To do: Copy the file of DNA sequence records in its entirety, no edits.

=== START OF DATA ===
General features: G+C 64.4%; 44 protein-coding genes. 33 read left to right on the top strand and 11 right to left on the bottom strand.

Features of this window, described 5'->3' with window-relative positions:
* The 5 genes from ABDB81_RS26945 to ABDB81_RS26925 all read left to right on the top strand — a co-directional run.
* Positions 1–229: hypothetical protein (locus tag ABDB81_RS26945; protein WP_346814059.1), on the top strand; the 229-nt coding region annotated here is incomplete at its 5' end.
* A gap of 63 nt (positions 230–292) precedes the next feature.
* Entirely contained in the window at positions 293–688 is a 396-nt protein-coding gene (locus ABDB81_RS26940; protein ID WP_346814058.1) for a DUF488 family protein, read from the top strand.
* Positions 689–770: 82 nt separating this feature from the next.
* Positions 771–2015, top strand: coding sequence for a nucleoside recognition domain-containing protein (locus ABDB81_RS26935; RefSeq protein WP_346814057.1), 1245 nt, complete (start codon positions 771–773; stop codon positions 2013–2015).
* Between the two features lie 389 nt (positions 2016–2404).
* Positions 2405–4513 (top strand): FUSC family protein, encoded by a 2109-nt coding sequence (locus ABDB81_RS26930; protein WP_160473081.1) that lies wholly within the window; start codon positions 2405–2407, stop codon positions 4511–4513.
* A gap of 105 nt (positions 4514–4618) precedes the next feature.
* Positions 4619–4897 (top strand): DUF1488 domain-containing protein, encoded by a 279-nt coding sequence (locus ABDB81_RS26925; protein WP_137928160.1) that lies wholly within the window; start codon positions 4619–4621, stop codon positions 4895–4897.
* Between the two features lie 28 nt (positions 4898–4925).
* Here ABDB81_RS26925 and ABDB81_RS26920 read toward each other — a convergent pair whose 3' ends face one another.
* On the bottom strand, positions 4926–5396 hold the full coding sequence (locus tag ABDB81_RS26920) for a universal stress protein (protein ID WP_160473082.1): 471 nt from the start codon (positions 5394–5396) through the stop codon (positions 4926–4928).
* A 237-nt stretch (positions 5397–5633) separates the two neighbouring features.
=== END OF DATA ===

General features: G+C 64.4%; 44 protein-coding genes. 33 read left to right on the top strand and 11 right to left on the bottom strand.

Features of this window, described 5'->3' with window-relative positions:
* The 5 genes from ABDB81_RS26945 to ABDB81_RS26925 all read left to right on the top strand — a co-directional run.
* Positions 1–229: hypothetical protein (locus tag ABDB81_RS26945; protein WP_346814059.1), on the top strand; the 229-nt coding region annotated here is incomplete at its 5' end.
* A gap of 63 nt (positions 230–292) precedes the next feature.
* Entirely contained in the window at positions 293–688 is a 396-nt protein-coding gene (locus ABDB81_RS26940; protein ID WP_346814058.1) for a DUF488 family protein, read from the top strand.
* Positions 689–770: 82 nt separating this feature from the next.
* Positions 771–2015, top strand: coding sequence for a nucleoside recognition domain-containing protein (locus ABDB81_RS26935; RefSeq protein WP_346814057.1), 1245 nt, complete (start codon positions 771–773; stop codon positions 2013–2015).
* Between the two features lie 389 nt (positions 2016–2404).
* Positions 2405–4513 (top strand): FUSC family protein, encoded by a 2109-nt coding sequence (locus ABDB81_RS26930; protein WP_160473081.1) that lies wholly within the window; start codon positions 2405–2407, stop codon positions 4511–4513.
* A gap of 105 nt (positions 4514–4618) precedes the next feature.
* Positions 4619–4897 (top strand): DUF1488 domain-containing protein, encoded by a 279-nt coding sequence (locus ABDB81_RS26925; protein WP_137928160.1) that lies wholly within the window; start codon positions 4619–4621, stop codon positions 4895–4897.
* Between the two features lie 28 nt (positions 4898–4925).
* Here ABDB81_RS26925 and ABDB81_RS26920 read toward each other — a convergent pair whose 3' ends face one another.
* On the bottom strand, positions 4926–5396 hold the full coding sequence (locus tag ABDB81_RS26920) for a universal stress protein (protein ID WP_160473082.1): 471 nt from the start codon (positions 5394–5396) through the stop codon (positions 4926–4928).
* A 237-nt stretch (positions 5397–5633) separates the two neighbouring features.